Make it easy for them to spend their money - and they will!
When this new functionality was introduced, the trade volume on the LindeX jumped to 7,2 Million L$ the next day, to 7,4 Million L$ the day after that. Over the weekend more than 21 Million L$ changed hands - with the value of the L$ rising! Nothing else changed. It was only much more convenient suddenly to buy L$. Granted, that does not mean much for LLs bottom line. Dealing 1 Million L$ more on the LindeX just means 35,000 L$ more in commissions. But it shows the principle: If you make it more convenient, less confusing and less intimidating for your potential customers to spend their money at your website - they will spend more money. And the old way was significantly less convenient, more confusing and more intimidating. have a look:
What's to learn from this example?
This simple learning might show the way for a solution to one of Second Lifes biggest problems: the very high churn rate. While the number of residents is growing at an impressive rate, we all know that many of these new residents are on a free account and probably will not stay very long. One - not the only, but an important - reason for is "Ease of Use"; or better: the lack of it. The first hours and days in SL can be very hard for someone who is not a seasoned gamer or a little afraid of new software (which many in some important target groups for SL are).
There are many ways to make SL easier to use. The client has many aspects that are horrible from an usability, for example. The inworld support structures could be much better. etc. etc. Removing theses hurdles would be costly and take a lot of time. I still think it would pay off. I am willing to accept nearly any bet, that the balance between effort and result (more paying residents) is much better for usability improvemens than for the introduction of Havok 2 or other "sexy features".
Give us a manual!
But there is a much easier way to make (Second) Life harder for newbies: Give them a good manual. Let's face it: Second Life is not a small piece of software. Its is not a small, simple utility. Yet there are not many small simple utility programs that come without a manual. Why? Because it makes the software easier to use. More customers will understand how to use the software, keep it after the trial period and pay for it.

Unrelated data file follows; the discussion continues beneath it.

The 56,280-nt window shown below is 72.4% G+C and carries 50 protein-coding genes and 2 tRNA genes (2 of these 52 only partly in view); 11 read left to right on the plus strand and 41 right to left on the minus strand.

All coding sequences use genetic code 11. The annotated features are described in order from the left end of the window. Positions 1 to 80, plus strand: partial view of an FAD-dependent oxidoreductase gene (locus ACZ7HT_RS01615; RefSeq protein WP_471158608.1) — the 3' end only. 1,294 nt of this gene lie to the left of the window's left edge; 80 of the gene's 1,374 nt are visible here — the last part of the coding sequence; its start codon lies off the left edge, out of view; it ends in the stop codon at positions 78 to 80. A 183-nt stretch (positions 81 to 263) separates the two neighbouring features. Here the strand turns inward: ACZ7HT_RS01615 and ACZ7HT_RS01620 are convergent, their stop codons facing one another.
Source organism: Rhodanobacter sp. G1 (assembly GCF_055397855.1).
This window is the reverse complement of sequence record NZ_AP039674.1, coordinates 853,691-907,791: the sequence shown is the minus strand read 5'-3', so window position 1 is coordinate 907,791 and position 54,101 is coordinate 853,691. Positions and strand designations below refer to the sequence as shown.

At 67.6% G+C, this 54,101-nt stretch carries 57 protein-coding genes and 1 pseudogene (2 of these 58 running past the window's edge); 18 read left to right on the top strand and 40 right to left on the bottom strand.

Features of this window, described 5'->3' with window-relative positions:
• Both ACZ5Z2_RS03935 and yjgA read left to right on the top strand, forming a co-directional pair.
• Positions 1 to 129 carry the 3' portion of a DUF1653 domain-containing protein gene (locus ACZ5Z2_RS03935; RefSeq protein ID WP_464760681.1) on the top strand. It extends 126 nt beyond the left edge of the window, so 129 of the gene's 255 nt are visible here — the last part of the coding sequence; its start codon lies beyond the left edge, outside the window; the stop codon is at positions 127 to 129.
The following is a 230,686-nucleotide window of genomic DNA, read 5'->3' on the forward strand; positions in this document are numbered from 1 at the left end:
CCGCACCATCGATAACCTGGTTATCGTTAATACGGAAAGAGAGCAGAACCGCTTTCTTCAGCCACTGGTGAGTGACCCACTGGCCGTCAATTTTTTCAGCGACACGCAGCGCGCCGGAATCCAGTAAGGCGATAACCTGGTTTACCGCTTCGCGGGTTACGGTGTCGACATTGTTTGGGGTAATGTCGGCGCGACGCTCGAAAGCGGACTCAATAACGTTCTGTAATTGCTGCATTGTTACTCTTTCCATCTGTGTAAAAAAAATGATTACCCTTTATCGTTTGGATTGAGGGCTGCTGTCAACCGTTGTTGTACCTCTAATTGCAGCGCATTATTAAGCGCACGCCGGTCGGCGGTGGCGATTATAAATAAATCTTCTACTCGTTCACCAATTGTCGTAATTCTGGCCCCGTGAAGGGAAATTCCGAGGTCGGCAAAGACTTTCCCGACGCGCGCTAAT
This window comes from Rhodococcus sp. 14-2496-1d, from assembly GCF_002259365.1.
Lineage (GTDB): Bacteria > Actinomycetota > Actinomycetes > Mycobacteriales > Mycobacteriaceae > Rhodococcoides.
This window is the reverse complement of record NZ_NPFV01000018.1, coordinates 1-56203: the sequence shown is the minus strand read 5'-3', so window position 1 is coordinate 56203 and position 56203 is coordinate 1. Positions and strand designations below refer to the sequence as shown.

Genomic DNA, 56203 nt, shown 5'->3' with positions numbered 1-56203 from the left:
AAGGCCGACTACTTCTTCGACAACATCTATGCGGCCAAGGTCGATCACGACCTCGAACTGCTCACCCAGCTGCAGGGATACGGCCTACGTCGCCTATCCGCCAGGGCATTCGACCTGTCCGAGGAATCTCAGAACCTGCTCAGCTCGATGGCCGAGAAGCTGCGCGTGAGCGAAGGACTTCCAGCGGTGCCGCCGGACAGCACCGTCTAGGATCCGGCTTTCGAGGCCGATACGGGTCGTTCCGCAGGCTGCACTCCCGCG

There are many excuses for not having a manual - or at least a good "Introduction to SL" - but they are all just that: excuses. Let's look at some of them.
No, manuals are not for wimps. While a seasoned PC user might "just install an try out" a new product, many people would simply refuse working with a new software, unless the have access to a manual, a tutorial or took a training course. That's rather "normal" and if LL wants to cater to non-geek target groups it has to accept this attitude.
No, a wiki is not substitute for a manual or tutorial. A wiki can be a nice part of a software documentation. And SL has some nice ones advertised on the website. A wiki has a lot of advantages - and some disadvantages, too. And a lot of people just love something more "sequential". That maybe hopelessly oldfashioned - but ... that's how people are. And, honestly, as a customer, especially as a new and inexperienced custumer, I don't want to have to click through a website and try out half a dozen differently structured wikis, FAQs etc.
No, a collection of notecards is not substitute for a manual or tutorial. While "plain text, cut into convenient lines" is sufficient for many purposes in a less-is-more attitude, there are much more easily digestable forms of presenting information. Pictures, tables, diagrams, a little bold text, a bullet point now and then etc. have their uses. Having a notecard covering half of my screen while fiddling around on some problem inworld is not a very stress free situation either.
No, a helper island is not substitute for a manual or tutorial. Don't get me wrong: what is done at helper island, what the helpers, greeters and volunteers contribute to SL is great. But many people - for whatever reasons - like the self study mode. Or they like to read up on it in advance, or read about it after a F2F session ... And - like with notecards - having someone describe to me in chat how to do something is not really the best way to teach every aspect of a (sometimes frightening) new software; especially while I am still fighting with chat and IM and walking and flying!
No, manuals and tutorial are not for boring old ladies who will never use SL anyway. When some of the Suicide Girls joined SL last week I checked a few blog pages on their website. And guess what? There were actually complaints by these cool kids about SL being "to hard/complicated". No everyone grew up in front of a PC screen.
No, an O'Reilly "Hacks" book is not substitute for a manual or tutorial. I guess, I don't have to elaborate on that topic.
No, a manual would not cost the world! Working with the material already collected in the various wikis, FAQ, forum arcticles etc. a good technical writer who is proficient with SL could do a an adequate manual including a nice tutorial/intoduction (but excluding details of LSL) in 20 - 30 days, a good one in 60 and an excellent one in a 100 days.
No, the weekly updates don't kill any effort to keep a manual up to date! A huge number of updates does not change anything at the frontend in a significant way. Even some of the last .X updates have not changed much at the front end of SL. Most updates could be reflected in the manual with a few hours work. This would cost less probably than the free coffee that developers get during the night shifts for that update.
Please give as a printable manual and an Introduction to SL.